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View Diary: NY Atty. Gen. Schneiderman LOVES Today's Mortgage Fraud Deal. UPDATED x3 Liz Warren Likes it Too! (261 comments)

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  •  Statute of limitations is 5 years (18+ / 0-)

    Which means a lot of the fraud cases will be lost due to that.

    I don't have a time line on the mortgage sales but the securities part of it took off in 2003 and was still roaring along in 2006 and 2007. That exposes a lot of the worst of it.

    I use this article as reference:

    Banks Sell 'Toxic Waste' CDOs to Calpers, Texas Teachers Fund
    By David Evans - June 1, 2007 00:03 EDT


    Worldwide sales of CDOs -- which are packages of securities backed by bonds, mortgages and other loans -- have soared since 2003, reaching $503 billion last year, a fivefold increase in three years. Bankers call the bottom sections of a CDO, the ones most vulnerable to losses from bad debt, the equity tranches.

    They also refer to them as toxic waste because as more borrowers default on loans, these investments would be the first to take losses. The investments could be wiped out.

    The Bankster specifically targeted pension funds starting in 2006

    •  And there's the reason why I can't be more than (6+ / 0-)

      cautiously optimistic.  An investigation opened/ongoing after the statute of limitations has passed for a lot of the criminal behavior?  I don't see much to be happy about.

      "He who fights monsters should see to it that he himself does not become a monster. And if you gaze for long into an abyss, the abyss gazes also into you."

      by Hayate Yagami on Thu Feb 09, 2012 at 10:57:42 PM PST

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    •  And what about SoL on RICO? (3+ / 0-)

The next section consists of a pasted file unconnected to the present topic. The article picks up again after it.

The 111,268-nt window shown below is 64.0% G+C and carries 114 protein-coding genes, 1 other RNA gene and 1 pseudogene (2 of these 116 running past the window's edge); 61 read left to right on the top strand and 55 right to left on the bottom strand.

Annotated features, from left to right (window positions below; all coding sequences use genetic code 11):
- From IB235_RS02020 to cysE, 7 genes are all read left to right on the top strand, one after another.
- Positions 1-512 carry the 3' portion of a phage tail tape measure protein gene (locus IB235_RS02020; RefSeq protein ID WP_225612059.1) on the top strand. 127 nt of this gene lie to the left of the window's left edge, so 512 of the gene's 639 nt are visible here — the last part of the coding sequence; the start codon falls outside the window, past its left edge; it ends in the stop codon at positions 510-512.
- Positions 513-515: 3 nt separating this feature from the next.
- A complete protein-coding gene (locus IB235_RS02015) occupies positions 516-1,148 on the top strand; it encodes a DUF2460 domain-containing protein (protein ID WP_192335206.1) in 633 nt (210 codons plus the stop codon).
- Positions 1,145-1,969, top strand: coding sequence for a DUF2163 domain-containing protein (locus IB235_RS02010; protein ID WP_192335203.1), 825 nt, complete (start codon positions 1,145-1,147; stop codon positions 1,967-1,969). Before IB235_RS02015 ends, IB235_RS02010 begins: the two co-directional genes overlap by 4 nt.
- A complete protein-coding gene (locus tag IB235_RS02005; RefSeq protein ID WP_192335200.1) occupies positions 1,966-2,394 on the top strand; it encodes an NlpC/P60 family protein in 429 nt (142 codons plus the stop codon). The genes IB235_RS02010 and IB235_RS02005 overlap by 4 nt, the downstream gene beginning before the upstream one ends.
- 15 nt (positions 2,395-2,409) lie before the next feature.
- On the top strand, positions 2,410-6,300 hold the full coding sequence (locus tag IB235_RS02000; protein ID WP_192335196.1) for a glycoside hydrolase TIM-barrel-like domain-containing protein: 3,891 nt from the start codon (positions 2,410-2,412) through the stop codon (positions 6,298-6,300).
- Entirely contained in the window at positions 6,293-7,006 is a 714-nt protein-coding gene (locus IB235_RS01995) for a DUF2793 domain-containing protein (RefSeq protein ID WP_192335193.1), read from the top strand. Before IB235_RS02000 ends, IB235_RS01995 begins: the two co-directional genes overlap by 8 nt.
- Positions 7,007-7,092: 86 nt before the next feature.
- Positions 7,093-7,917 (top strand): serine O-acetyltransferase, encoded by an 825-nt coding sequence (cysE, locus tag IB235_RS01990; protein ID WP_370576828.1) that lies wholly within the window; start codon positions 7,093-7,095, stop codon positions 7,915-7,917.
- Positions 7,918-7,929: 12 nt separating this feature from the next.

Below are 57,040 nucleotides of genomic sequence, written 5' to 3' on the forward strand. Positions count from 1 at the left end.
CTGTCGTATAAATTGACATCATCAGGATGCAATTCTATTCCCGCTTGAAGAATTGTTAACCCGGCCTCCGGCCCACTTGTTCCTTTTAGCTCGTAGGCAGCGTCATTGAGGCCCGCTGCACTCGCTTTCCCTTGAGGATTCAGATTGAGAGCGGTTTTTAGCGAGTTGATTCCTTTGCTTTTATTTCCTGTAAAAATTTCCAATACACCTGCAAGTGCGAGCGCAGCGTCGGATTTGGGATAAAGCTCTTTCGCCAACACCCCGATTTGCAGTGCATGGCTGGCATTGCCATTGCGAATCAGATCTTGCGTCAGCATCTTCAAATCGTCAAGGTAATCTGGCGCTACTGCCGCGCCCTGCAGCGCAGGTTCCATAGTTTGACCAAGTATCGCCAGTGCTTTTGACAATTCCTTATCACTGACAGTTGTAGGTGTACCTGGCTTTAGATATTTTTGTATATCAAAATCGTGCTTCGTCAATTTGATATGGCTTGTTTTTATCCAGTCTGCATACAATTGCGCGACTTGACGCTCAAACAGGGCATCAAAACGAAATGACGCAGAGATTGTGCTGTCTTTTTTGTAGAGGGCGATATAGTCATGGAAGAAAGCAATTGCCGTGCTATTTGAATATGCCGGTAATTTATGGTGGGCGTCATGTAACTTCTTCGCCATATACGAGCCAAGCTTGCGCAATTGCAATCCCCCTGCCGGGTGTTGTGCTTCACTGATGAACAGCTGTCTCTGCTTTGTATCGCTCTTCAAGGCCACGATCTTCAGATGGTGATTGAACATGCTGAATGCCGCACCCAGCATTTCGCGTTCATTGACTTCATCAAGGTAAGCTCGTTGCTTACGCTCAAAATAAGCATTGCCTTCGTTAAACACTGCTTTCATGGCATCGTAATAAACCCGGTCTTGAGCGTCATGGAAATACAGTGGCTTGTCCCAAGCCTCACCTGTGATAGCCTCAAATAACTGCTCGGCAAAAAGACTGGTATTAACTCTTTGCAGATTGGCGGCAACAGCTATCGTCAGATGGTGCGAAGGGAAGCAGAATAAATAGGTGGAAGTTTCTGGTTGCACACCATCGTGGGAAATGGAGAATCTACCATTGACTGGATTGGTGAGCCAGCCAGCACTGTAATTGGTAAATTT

Recommended by:
      ericlewis0, mightymouse, TimmyB

      Geez, with the pattern of fraud reaching through all the major banks through every step of the process from "liar loans" through, robo-signing, through the drug-money laundering (oh, wait, that's another criminal activity) ... what is "bank" but a new synonym for "organized crime"?

      But RICO is federal, isn't it?

      Today, if you exist... that's already suspicious.

      by Jim P on Fri Feb 10, 2012 at 01:04:44 AM PST

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    •  But it's an ongoing crime, especially (3+ / 0-)
      Recommended by:
      ericlewis0, TimmyB, CuriousBoston

      the cover-up part, so can there even be a statute of limitations set?

      •  Yes, good point (4+ / 0-)

        There is also a concept in SOL law that it only begins running from when the crime (or tort) was discovered, or should have been discovered.

        For example, if a missing person case becomes a murder case after a body is found 50 years later, and the SOL for murder is 50 years, then you are not off the hook.

        So, a similar analysis could apply to the securitization of shitty loans, but time will tell.

        You never trust a millionaire/Quoting the sermon on the mount/I used to think I was not like them/But I'm beginning to have my doubts -- The Arcade Fire

        by tomjones on Fri Feb 10, 2012 at 07:29:19 AM PST

        [ Parent ]

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